Sunday, August 20, 2017

A New Hope...

Mitt Romney released a statement yesterday calling out Donald Trump by name and forcefully denouncing his shameful response to recent Nazi events in the US. Romney's position is correct and his statement hit all the right notes.

Was it politically expedient for Romney to release such a statement? Possibly, but that's not necessarily a bad thing. Strategic skills are important in a leader.

The problem with Trump goes far beyond the question of ideology. I disagree with Romney's ideology. I'm bringing up Romney to illustrate that -- ideology aside -- there's a big difference between someone who is qualified to be president and someone who, fundamentally, is not.

The endless stream of verbal diarrhea spewing out of Trump's mouth and Twitter feed is, unfortunately, one of his selling points in the eyes of some (very stupid) voters. Because he speaks his mind; he doesn't play games like a politician. But those supposedly positive qualities are just symptoms of Trump's underlying problem:

He's an idiot.

Trump does not have the faintest clue how the government works, and he is, frankly, too stupid to learn it. His skill level is not in the same universe with competence.

Both Ronald Reagan and George W. Bush unfortunately convinced the American people that it's not important for the president to be a smart person; that as long as he shares your ideology, it's OK for him to be a drooling moron -- because he can always delegate all that "knowing stuff" and "running the country" to underlings. This is a deadly belief because it has led the country to elect a man who is a full order of magnitude stupider than either Reagan or GWB (astonishing as that is).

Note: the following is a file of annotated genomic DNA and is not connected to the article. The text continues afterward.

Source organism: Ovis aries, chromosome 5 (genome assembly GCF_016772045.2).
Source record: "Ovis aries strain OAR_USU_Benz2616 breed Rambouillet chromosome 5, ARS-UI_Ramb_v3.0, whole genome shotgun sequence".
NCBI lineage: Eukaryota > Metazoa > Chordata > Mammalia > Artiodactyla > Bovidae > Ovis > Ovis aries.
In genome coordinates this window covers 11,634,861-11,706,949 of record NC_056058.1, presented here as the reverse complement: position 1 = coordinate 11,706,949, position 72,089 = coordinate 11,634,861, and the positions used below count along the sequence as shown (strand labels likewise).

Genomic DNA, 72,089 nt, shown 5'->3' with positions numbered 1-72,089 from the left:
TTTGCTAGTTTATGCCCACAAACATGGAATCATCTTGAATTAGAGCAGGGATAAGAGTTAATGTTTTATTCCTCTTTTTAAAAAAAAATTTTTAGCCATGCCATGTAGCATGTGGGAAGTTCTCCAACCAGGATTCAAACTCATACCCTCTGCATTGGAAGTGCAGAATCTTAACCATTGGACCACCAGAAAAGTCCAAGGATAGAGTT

At least Reagan and GWB recognized the need to delegate tasks to more competent people. Trump is so dumb that he believes his own bullshit. He sincerely, Dunning-Krugerly believes that he is a smart, savvy guy.

And now we are seeing the entirely predictable consequences of this deadly mistake. Hostile authoritarian regimes easily manipulate Trump with flattery. Crucial allies are at a loss as to how (and whether) to continue working with the US. Homegrown violent extremists receive encouragement from the highest level of government. Decades of delicate diplomacy over nuclear arms have been undone -- we're now one tantrum away from seeing millions of innocent people get killed by a nuclear bomb. In the space of a few months we've gone from relative stability (for those in the global North, at least...) to the most dangerously precarious situation we've seen in half a century.

Fortunately, the quality that makes Trump so dangerous may be his undoing.

Serious political commentators are finally starting to predict that Trump will be removed from office soon. Up until last week, it was still reasonable to dismiss that idea as wishful thinking, but the whole Nazi straw finally broke the camel's back. It's not just the that the statements themselves were so much more horrible than all of the other shit he's done -- it's also the weight of the accumulation, plus the fact that he has alienated essentially all of his allies.

The critical point is that the Republicans in Congress are finally starting to turn on him. Trump doesn't seem to understand that those Republicans in the House and Senate are currently the only people standing between him and jail. And he is just too. damn. stupid. to do a bare minimum of maintenance on those alliances that are so critical to his survival. Instead he has repeatedly demonstrated that teaming up with him is the fast track to finding yourself under a bus.